The Afro-Latin marimba song and its worldwide remixes unite Ecuador and Colombia and turn them the epicentre of today’s music pulsation.
A few notes of marimba resonate through the air, then four percussive hits on the cununo set the tempo, soon accompanied by the vegetal sound of the guasá, similar to maracas. A male voice raises across the instrumental groove – “Por ti me voy…” – joined by a female choir.
Adiós Morena is the first single from the forthcoming album by Rio Mira, titled Rio Mira – Marimba del Pacífico. This is the new release of Aya Records (IFÈ), a branch of ZZK Records specialized into “contemporary Latin American musical expressions”, and responsible since 2008 for the rise of electronic cumbia (La Yegros, King Coya…). The EP also features remixes of the track by French-Equatorian composer Nicola Cruz, Argentinian producers Kaleema & Chancha Via Circuito, France and Mali-based duo Midnight Ravers and German DJ M.Rux.
“I feel like there’s a certain magnetism right now towards South America, says Nicola Cruz in a video documentary produced by ZZK Records (watch episodes #1, #2 et #3), because of what it’s got to offer, because things are renewing. And I think that part of this comes down to people accepting this question of where we come from, our origins.” Rio Mira singer Karla Kanora goes further : “it is time for our culture to emerge, so that our traditions emerge and for that to happen throughout the music. In rescuing our musical identity, our oral tradition, we can continue to manage the culture ourselves.”
Indeed, on the song “Adiós Morena”, the instruments, the rhythm and the melodies are typical of a region located between Ecuador and Colombia, today populated by Afrodescendants, 500 years after the Spanish colons forced African slaves into this territory. Some of them found a way to escape, and in their newly free life, they succeeded into implanting their musical culture, still vivid today. It then merged with the indigenous traditions, and helped consolidate the identity of this region where the river Rio Mira joins Ecuador and Colombia, two bordering countries that share the same language.
“CONTEMPORARY MUSIC MAYBE BRINGS FRESH SOUNDS, NEW SOUNDS, NEW THINGS… THE HUMAN BEING IS ALWAYS CREATING NEW THINGS. BUT TRADITIONAL MUSIC BRINGS THAT SPIRITUALITY THAT WE’VE INHERITED FROM OUR GRANDPARENTS.” Karla Kanora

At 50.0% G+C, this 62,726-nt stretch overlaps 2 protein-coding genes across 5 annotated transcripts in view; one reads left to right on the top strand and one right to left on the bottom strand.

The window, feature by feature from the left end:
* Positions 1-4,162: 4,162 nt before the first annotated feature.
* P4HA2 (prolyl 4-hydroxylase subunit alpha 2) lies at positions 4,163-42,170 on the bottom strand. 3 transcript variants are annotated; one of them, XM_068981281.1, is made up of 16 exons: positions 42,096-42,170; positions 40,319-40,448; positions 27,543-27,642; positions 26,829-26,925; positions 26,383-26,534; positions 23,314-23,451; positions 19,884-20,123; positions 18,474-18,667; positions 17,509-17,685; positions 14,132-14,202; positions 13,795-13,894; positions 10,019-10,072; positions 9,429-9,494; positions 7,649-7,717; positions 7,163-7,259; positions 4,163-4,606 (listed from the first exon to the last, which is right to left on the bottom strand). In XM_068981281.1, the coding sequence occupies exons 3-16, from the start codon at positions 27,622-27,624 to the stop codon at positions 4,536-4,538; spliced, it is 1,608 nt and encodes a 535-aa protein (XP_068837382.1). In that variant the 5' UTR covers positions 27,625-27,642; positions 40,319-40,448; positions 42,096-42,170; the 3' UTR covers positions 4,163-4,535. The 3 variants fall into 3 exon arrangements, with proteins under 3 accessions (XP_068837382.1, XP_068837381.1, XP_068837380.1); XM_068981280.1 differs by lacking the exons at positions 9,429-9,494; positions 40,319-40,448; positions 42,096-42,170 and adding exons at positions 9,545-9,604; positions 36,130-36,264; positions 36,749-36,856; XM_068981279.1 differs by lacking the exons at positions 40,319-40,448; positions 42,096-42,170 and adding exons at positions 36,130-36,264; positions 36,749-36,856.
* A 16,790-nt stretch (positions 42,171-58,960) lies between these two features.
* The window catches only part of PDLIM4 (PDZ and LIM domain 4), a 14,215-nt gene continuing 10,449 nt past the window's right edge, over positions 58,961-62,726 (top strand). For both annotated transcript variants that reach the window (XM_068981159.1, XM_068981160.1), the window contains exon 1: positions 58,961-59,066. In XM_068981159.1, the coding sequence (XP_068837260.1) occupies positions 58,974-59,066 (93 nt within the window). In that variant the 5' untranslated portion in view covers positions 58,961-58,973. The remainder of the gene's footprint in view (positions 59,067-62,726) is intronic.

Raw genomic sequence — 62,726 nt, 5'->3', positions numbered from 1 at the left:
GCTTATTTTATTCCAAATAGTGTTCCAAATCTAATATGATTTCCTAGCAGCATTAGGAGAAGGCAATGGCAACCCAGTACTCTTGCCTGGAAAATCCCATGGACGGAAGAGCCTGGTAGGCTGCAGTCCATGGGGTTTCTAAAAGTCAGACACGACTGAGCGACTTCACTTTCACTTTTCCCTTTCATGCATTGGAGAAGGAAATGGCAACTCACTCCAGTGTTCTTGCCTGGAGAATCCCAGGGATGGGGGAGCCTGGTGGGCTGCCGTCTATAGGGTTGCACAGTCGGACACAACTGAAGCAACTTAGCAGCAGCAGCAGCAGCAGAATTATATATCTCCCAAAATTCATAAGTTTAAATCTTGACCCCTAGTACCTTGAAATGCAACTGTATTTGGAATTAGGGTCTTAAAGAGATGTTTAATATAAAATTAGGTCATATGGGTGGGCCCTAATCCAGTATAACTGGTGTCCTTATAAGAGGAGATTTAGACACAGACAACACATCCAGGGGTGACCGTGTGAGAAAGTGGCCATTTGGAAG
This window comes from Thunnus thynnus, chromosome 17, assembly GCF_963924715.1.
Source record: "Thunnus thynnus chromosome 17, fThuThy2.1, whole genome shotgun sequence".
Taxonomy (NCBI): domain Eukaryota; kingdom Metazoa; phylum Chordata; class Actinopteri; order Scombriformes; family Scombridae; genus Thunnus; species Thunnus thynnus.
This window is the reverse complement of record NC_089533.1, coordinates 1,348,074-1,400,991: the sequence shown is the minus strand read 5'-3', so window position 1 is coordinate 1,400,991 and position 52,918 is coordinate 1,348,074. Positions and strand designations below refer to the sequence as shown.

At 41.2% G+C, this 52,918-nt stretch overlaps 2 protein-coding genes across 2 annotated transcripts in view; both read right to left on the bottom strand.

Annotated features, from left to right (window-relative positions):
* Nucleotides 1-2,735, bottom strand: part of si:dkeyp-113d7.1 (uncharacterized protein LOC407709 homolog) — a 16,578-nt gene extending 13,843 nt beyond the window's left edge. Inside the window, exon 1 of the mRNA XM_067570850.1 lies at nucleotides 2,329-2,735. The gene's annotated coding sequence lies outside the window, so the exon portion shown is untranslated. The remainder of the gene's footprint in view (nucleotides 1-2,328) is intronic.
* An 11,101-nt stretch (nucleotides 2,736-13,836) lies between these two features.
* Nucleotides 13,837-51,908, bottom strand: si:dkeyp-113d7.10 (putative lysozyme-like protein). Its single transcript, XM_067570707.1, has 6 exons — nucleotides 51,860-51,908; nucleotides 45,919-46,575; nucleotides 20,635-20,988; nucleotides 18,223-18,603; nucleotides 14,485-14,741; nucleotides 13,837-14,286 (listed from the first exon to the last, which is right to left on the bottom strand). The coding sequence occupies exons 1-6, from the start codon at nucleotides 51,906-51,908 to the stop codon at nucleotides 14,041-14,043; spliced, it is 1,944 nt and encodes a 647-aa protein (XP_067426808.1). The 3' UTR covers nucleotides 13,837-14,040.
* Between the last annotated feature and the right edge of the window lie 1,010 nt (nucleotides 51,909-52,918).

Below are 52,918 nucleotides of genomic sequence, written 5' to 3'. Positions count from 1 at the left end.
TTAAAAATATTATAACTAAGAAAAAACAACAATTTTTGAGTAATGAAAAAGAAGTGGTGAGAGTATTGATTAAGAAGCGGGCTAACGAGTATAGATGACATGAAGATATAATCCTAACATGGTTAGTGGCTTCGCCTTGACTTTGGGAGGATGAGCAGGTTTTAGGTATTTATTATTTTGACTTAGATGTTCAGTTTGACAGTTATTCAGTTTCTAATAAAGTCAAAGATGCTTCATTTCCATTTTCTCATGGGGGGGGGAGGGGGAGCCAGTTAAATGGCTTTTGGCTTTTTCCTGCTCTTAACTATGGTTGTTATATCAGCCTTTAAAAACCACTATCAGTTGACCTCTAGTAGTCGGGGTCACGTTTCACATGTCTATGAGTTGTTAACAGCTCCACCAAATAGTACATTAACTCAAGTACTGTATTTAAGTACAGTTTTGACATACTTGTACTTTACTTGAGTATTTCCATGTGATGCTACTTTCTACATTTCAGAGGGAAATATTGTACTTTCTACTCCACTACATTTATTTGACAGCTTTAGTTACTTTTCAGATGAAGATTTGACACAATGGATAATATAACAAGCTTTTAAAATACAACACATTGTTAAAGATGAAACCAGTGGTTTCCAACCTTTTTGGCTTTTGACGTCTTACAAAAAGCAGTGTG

This marimba song is a true cultural statement coming from a band whose musical roots have recently been celebrated and inscribed by UNESCO on the Representative List of the Intangible Cultural Heritage of Humanity. The marimba – a music genre whose name comes from its main instrument – has always been at the core of the traditional chants and dances of the Afro-descendants of the Colombia South Pacific region and Esmeraldas Province of Ecuador. Originating from Central and Western Africa, the wooden xylophone got its name from the bantu language and means “many / single-bar xylophones” (ma / rimba). The distinctive feature of the very model used in the Latin countries is the mirliton, a vegetal-based (onion skin) or animal-based (spider egg sac) membrane that vibrates when the wooden keys are hit by the player, thus creating its signature buzzing sound.
The marimba sound mixes perfectly with Nicola Cruz’s sophisticated beat production and its modern audio effects, or Midnight Ravers’ festive and clubby pulse. Karla Kanora had already explained the secret behind this fusion, between ancestral spirituality and modernity : “I think it’s an important alternative to be able to fuse styles, to be able to take our traditional music, like we’ve always known it, and show it to young people and make it contemporary by mixing it with other genres. (…) Contemporary music maybe brings fresh sounds, new sounds, new things… the human being is always creating new things. But traditional music brings that spirituality that we’ve inherited from our grandparents.”
Where inhabitants from different countries have managed to share the same culture for 500 years, there should be some kind of miracle to be studied. And for sure, there is music to be heard, danced to, and enjoyed.